I always knew that South Dakota could be an example to the nation; I never expected that such an example would be set in the midst of a global pandemic. But the work that South Dakota did wasn’t just me. It was our team at the Department of Health, the countless medical professionals across our state, teachers, law enforcement officers, grocers, small business owners, moms, dads, grandparents, you name it.
It was each and every South Dakotan who stepped up and made our approach work.
Recently, a prominent national reporter sent me a note that said: “Governor, if you hadn’t stood against lockdowns, we’d have no proof of just how useless they really have been.” Given that many in the mainstream media have been attacking South Dakota for respecting our people’s freedom and personal responsibility, this note was incredibly encouraging. It was also a shout out to the incredible work that each and every one of you have done.
This past week, the state Legislature briefly met to discuss how we can best utilize the money that the federal government sent us to help respond to the COVID-19 pandemic. I have spent countless hours on the phone and in DC asking for flexibility in how South Dakota can spend this money. But the Department of Treasury tells us that it can only be used to cover costs — very specific costs. I appreciate the legislature’s hard work. The proposal that they put together is reasonable and gives us the flexibility to help as many of our citizens as we can within the Department of Treasury’s parameters.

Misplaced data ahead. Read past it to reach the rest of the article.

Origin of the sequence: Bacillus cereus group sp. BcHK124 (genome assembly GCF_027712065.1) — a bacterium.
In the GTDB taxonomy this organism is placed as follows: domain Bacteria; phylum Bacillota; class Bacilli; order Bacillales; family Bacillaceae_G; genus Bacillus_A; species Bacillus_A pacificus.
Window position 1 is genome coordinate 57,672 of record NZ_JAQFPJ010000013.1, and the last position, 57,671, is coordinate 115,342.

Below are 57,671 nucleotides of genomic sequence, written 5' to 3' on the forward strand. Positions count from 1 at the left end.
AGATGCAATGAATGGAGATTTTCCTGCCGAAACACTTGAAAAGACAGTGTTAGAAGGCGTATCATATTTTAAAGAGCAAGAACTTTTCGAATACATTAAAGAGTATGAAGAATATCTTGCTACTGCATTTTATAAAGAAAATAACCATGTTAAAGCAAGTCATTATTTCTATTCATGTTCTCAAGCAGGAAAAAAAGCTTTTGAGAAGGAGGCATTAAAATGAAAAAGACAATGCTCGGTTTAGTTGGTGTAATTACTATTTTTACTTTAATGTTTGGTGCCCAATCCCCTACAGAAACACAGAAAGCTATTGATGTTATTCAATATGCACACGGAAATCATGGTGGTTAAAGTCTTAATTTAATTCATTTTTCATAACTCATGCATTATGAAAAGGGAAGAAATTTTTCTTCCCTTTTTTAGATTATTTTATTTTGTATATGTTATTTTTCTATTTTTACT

To date, we’ve allocated funding for state and local governments to respond to the virus.
Tourism, the number two industry in the state, has taken a tremendous hit, but Treasury says we can use this money on tourism efforts. I think many have seen our ads promoting South Dakota. As a result, our state parks have been packed with visitors from across the country who want to escape their lockdowns and explore our wide-open spaces.
We set aside $75 million for K-12 schools. We launched a Small Business and Healthcare Provider Relief program, which will provide up to $580 million to help small businesses, community-based healthcare providers, and non-profits negatively impacted by the pandemic.
We also set aside $100 million to the re-employment insurance fund, nearly $100 million for state public safety and public health officials, and more than $20 million for universities and technical colleges.
Together, we will get through this. Together, that’s exactly what we’re doing. It’s important that we remember, especially during difficult times, that we are stronger united than divided. I believe we all have the same goal in mind — making South Dakota safer, stronger, and healthier. Let’s keep working together toward that goal.